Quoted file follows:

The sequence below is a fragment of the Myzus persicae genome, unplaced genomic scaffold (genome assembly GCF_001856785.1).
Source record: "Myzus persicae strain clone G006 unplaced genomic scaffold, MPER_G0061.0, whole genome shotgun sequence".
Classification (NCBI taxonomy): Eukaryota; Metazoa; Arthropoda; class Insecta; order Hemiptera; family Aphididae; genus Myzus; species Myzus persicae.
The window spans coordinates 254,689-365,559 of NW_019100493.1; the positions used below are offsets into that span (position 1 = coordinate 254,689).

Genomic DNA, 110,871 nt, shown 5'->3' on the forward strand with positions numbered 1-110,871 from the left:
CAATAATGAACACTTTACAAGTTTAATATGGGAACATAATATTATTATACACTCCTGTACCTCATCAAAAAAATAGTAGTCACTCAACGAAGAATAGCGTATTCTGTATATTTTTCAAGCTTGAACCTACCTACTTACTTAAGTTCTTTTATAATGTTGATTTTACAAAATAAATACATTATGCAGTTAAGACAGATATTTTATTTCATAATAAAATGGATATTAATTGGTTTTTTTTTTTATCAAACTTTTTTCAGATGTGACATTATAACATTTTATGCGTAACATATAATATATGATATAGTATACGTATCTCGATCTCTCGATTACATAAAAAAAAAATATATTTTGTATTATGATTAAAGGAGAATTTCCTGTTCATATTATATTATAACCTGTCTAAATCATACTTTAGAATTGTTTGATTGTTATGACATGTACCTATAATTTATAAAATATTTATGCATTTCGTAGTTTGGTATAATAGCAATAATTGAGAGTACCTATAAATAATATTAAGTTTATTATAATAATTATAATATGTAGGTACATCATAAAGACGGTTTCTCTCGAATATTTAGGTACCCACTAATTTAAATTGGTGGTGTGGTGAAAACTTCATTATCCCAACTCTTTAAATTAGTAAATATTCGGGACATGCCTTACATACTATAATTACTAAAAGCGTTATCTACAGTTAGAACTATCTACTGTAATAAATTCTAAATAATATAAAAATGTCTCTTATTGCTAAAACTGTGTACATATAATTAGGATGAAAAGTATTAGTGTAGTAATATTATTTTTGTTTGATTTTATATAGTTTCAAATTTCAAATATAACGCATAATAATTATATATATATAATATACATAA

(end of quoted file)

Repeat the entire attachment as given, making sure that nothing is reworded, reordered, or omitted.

The sequence below is a fragment of the Myzus persicae genome, unplaced genomic scaffold (genome assembly GCF_001856785.1).
Source record: "Myzus persicae strain clone G006 unplaced genomic scaffold, MPER_G0061.0, whole genome shotgun sequence".
Classification (NCBI taxonomy): Eukaryota; Metazoa; Arthropoda; class Insecta; order Hemiptera; family Aphididae; genus Myzus; species Myzus persicae.
The window spans coordinates 254,689-365,559 of NW_019100493.1; the positions used below are offsets into that span (position 1 = coordinate 254,689).

Genomic DNA, 110,871 nt, shown 5'->3' on the forward strand with positions numbered 1-110,871 from the left:
CAATAATGAACACTTTACAAGTTTAATATGGGAACATAATATTATTATACACTCCTGTACCTCATCAAAAAAATAGTAGTCACTCAACGAAGAATAGCGTATTCTGTATATTTTTCAAGCTTGAACCTACCTACTTACTTAAGTTCTTTTATAATGTTGATTTTACAAAATAAATACATTATGCAGTTAAGACAGATATTTTATTTCATAATAAAATGGATATTAATTGGTTTTTTTTTTTATCAAACTTTTTTCAGATGTGACATTATAACATTTTATGCGTAACATATAATATATGATATAGTATACGTATCTCGATCTCTCGATTACATAAAAAAAAAATATATTTTGTATTATGATTAAAGGAGAATTTCCTGTTCATATTATATTATAACCTGTCTAAATCATACTTTAGAATTGTTTGATTGTTATGACATGTACCTATAATTTATAAAATATTTATGCATTTCGTAGTTTGGTATAATAGCAATAATTGAGAGTACCTATAAATAATATTAAGTTTATTATAATAATTATAATATGTAGGTACATCATAAAGACGGTTTCTCTCGAATATTTAGGTACCCACTAATTTAAATTGGTGGTGTGGTGAAAACTTCATTATCCCAACTCTTTAAATTAGTAAATATTCGGGACATGCCTTACATACTATAATTACTAAAAGCGTTATCTACAGTTAGAACTATCTACTGTAATAAATTCTAAATAATATAAAAATGTCTCTTATTGCTAAAACTGTGTACATATAATTAGGATGAAAAGTATTAGTGTAGTAATATTATTTTTGTTTGATTTTATATAGTTTCAAATTTCAAATATAACGCATAATAATTATATATATATAATATACATAA